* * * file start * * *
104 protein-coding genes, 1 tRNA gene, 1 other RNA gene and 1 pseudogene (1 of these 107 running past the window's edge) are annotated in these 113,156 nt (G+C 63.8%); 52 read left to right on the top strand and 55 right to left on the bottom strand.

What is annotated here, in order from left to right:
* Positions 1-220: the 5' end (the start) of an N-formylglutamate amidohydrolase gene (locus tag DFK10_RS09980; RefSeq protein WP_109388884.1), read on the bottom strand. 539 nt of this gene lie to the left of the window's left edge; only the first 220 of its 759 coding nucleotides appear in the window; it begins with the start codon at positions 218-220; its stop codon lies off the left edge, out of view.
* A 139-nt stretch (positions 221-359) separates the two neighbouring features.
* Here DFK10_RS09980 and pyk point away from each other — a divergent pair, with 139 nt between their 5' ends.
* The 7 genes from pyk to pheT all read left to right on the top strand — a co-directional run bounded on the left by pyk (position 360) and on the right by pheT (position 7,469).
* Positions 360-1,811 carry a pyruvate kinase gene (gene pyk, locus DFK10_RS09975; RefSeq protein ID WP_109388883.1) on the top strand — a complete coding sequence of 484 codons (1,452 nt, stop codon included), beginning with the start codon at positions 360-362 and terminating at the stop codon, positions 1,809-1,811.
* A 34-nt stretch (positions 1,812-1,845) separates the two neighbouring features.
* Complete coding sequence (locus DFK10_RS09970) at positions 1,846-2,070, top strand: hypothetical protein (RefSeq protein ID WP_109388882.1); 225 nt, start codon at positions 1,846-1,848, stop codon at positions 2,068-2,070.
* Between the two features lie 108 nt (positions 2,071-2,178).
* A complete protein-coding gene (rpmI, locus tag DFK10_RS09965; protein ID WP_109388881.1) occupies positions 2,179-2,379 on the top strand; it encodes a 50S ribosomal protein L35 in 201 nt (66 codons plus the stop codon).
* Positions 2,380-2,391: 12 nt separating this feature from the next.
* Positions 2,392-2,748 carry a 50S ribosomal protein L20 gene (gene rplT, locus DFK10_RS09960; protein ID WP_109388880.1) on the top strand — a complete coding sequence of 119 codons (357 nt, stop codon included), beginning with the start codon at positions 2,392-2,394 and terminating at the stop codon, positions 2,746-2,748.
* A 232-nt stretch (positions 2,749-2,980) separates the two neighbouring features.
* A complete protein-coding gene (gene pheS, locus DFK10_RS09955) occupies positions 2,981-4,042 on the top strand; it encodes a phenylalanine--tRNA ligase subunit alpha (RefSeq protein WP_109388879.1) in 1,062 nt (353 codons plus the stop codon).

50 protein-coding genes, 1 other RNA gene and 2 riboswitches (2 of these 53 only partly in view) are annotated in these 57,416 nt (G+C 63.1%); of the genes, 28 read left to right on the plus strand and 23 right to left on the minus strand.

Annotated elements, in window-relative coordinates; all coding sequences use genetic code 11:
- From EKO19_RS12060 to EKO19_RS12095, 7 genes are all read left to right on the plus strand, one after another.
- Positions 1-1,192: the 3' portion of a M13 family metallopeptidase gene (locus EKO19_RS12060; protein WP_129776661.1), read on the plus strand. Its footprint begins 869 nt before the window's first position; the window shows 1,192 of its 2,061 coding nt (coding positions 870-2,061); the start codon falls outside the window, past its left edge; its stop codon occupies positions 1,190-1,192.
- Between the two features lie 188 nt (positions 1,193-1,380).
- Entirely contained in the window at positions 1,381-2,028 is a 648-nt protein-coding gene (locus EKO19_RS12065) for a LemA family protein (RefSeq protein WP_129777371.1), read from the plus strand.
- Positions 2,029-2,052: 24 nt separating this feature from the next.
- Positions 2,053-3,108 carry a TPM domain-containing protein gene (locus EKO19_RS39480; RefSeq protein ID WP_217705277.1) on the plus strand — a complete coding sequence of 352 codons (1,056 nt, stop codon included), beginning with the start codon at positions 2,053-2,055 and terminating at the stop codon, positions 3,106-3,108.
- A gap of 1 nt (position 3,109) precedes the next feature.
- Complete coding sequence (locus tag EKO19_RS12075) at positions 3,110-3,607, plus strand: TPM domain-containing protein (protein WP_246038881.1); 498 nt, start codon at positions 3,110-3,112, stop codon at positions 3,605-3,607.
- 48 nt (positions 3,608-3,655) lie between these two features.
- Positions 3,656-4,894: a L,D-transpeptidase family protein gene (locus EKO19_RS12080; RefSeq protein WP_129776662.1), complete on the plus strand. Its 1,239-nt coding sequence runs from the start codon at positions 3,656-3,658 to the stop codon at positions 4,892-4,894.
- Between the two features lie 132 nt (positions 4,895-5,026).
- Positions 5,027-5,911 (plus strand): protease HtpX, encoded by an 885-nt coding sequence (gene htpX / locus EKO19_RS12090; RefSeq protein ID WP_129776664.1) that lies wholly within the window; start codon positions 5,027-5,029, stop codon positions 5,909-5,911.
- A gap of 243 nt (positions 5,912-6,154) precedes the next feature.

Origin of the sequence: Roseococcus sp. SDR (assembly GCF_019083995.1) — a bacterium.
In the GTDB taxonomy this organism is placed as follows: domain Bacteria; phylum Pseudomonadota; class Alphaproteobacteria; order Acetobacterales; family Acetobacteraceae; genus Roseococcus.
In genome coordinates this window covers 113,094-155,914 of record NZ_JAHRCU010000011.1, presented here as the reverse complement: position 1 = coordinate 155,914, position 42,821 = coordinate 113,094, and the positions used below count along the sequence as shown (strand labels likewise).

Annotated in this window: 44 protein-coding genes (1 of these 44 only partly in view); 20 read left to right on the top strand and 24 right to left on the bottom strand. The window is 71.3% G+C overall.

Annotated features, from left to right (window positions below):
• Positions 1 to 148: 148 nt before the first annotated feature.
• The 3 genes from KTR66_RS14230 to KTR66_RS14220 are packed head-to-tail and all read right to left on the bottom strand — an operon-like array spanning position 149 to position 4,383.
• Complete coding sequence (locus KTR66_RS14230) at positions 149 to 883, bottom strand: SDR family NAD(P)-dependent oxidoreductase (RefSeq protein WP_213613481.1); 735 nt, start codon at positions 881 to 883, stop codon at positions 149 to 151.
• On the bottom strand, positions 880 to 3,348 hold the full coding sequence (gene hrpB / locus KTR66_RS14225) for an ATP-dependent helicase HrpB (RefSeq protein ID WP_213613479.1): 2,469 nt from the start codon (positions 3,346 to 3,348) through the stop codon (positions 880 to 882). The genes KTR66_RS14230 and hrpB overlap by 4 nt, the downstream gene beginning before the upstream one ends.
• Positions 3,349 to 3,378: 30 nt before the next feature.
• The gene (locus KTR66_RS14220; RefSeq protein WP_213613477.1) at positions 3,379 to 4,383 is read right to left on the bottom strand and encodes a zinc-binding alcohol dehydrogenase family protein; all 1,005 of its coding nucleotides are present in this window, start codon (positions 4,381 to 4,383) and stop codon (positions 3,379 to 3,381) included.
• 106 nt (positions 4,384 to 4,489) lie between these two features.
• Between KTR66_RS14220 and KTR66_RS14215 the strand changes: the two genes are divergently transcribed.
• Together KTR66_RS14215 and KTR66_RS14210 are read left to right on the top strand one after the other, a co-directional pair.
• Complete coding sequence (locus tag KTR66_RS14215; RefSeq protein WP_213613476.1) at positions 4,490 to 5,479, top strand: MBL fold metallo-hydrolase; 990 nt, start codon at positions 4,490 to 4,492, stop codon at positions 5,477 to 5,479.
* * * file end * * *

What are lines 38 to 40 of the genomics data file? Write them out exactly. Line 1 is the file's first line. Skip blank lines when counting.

• Complete coding sequence (locus KTR66_RS14230) at positions 149 to 883, bottom strand: SDR family NAD(P)-dependent oxidoreductase (RefSeq protein WP_213613481.1); 735 nt, start codon at positions 881 to 883, stop codon at positions 149 to 151.
• On the bottom strand, positions 880 to 3,348 hold the full coding sequence (gene hrpB / locus KTR66_RS14225) for an ATP-dependent helicase HrpB (RefSeq protein ID WP_213613479.1): 2,469 nt from the start codon (positions 3,346 to 3,348) through the stop codon (positions 880 to 882). The genes KTR66_RS14230 and hrpB overlap by 4 nt, the downstream gene beginning before the upstream one ends.
• Positions 3,349 to 3,378: 30 nt before the next feature.